Arnold Kling  

Denmark

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For Economics Teachers... AS vs. PSST, again...

Scott Sumner writes,


Denmark is much more decentralized. The same sort of policies adopted in Denmark would work less well in the US, because we are much more centralized, and hence far less democratic (if you define democracy properly, where people can affect their government.) Denmark has nothing like the LA school system or the McAllen, Texas, Medicare system.

I think that from a libertarian point of view, the number one structural problem in America is scale. Spending per government entity is the product of spending per constituent times constituents per entity. If we had higher spending per constituent but many fewer constituents per entity, we would have a healthier diffusion of government power.

How could the U.S. operate like Denmark or Switzerland? Imagine the U.S. carved into 30 sub-nations of 10 million people each. At the national level, we would definitely have a common defense and foreign policy, plus a supreme court. Otherwise, see how much we could devolve to a sub-national level: health care policy, public pension policy, education policy, environmental policy, trade policy, monetary policy, financial regulation...if you say that's impossible, look at Denmark.

Each of the sub-nations would have state governments, just as the Swiss have cantons. Each state government might have 400,000 constituents. A lot of government responsibility would be devolved to these state governments. Each of the state governments would have local governments--again, that is what the Swiss have.

I am not saying that we should jump to this structure. However, we should be able to imagine it. I think that devolving power from Washington down to 30 sub-nations would give us 30 times the number of experimental models for issues like health care and education. That would make it more likely that we would find the most successful models.


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COMMENTS (7 to date)
Mike writes:

Aren't we supposed to be a nation of, say, 50 sub-nations? I know we started with only 13, but the way I read the history, that was the intent, wasn't it?

So there are lots of us our here that can envision the sub-nation idea. We either need a new incentive scheme or we are going to have to devolve the power out of their cold dead hands.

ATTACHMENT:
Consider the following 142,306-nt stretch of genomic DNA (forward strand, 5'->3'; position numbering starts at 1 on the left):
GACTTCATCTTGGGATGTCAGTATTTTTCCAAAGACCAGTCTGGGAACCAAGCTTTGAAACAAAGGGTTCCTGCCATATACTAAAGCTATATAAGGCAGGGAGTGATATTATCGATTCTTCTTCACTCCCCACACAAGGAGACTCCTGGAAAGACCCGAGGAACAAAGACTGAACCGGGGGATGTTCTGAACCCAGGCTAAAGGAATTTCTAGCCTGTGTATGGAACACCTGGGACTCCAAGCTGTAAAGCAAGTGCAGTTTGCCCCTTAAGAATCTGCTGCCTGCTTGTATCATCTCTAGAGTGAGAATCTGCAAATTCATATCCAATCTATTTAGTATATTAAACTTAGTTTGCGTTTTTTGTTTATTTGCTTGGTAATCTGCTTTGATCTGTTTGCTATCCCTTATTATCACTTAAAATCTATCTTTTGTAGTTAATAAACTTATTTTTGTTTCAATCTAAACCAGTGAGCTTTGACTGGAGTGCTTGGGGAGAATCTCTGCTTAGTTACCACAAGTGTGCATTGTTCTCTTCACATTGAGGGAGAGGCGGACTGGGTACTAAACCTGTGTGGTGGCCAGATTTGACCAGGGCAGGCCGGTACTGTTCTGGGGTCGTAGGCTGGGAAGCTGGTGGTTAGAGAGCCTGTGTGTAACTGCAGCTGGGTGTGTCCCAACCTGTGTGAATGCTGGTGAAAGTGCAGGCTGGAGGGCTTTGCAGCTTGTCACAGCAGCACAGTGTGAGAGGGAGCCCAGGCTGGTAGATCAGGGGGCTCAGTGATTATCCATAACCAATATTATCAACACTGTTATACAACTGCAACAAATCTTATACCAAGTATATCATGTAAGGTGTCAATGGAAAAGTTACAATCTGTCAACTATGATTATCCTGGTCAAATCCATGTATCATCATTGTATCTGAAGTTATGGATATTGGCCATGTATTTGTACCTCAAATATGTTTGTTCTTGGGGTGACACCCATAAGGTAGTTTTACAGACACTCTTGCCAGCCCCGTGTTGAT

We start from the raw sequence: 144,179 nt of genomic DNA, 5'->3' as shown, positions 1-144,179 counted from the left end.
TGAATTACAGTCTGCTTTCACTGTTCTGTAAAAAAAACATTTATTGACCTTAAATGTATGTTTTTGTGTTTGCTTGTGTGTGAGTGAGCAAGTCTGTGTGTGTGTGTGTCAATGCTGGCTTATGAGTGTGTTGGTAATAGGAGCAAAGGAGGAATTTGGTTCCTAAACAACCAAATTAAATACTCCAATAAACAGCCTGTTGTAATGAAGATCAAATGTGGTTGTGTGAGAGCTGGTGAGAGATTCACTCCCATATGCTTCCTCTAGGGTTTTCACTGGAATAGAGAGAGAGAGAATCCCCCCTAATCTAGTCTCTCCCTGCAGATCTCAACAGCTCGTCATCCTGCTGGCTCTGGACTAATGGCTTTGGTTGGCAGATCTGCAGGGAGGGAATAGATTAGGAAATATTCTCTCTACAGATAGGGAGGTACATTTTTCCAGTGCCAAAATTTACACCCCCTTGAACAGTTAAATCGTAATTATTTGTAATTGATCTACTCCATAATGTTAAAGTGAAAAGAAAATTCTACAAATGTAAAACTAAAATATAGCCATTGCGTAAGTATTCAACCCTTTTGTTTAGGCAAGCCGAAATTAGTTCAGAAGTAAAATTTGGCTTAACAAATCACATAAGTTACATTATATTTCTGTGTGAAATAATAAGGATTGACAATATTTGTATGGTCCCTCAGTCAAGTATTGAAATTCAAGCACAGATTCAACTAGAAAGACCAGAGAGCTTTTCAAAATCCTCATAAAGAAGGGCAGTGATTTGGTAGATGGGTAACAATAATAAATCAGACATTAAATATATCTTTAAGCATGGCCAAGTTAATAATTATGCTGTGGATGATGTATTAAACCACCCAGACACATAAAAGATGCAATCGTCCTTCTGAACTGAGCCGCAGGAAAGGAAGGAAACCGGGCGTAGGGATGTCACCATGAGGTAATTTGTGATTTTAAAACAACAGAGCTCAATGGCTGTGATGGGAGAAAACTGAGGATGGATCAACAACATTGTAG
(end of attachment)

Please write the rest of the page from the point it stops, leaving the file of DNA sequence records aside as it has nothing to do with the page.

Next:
kurt writes:

I think Arnold has just reinvented federalism. The problem of scaling within states is already mitigated by having incorporated places and unincorporated places, not?

kurt writes:

As as side-note, some 75% of the French municipalities have a population of less than 1,000! And these municipalities have roughly the same administrative powers as a municipality that has a population of say 100,000. Talk about inefficiency :)

MernaMoose writes:

Great idea.So the Fed is going to let the states do their own thing again, when?

Eelco Hoogendoorn writes:

Heresy! Reinstituting slavery, thats what this is all about, isnt it?

There is only one correct body of law, and im here to bestow it upon you; you lucky bastard.


The real question is; how are you going to inoculate this old and dying meme against these others, which have proven far more fecund and virulent?

Or seen through a different lens; any plans for changing the incentives that have thwarted your desired outcome like clockwork since time memorial?

If not; yawn.

Jacob Hedegaard writes:

As a Dane...

I'm not sure where Sumner gets his information on our country, but he should try harder.

2. Denmark is much more decentralized.
To some extend this might be true, but to others far from it - and increasingly less so with EU taking over much legislation.
I'm no expert on Medicare, but the Danish health system could hardly be more centralized, being payed for and governed almost solely by tax money. The upcoming election will most certainly hold a debate over the increasing effects of private health insurance - something which is bigoted in the public debate, yet everyone tries to convince their employers to get one.

3. Denmark is much more civic-minded that the US.
Again, with modifications. Yes, Danes take great part in community life such as youth sports, where one pay for attendance. However, school is something which parents take relatively small part in, because it is presumed cared for by the tax money that pays for the school.
It is correct, that a special kind of unemployment benefit, which secures many income groups 90% of their income after being layed off, was cut from 4-2 years, resulting in steep increase in how fast people got job - same results have been seen in Norway and elsewhere. People still get transfers after those 4 years though, enough to live by.
Special retirement benefits are being discussed a lot right now in Danish politics. A study of the program which allows worn down workers to leave the workforce at 62, finds no increased health problems in the group who takes advantage of the program. Often, elderly use the opportunity to take up golfing, move the Spain or just get more time on their hands.

The stories could go on.
The bottom line is, that Danes take care of themselves and their communities in areas in which government take no place, and expect to get A LOT in return from the huge amount of money they pay in taxes.

Max Marty writes:

Like Eelco said, all signs point to continued US centralization rather than a return to federalism.

I think the bigger question to ponder is how we'd get there from here given political realities.

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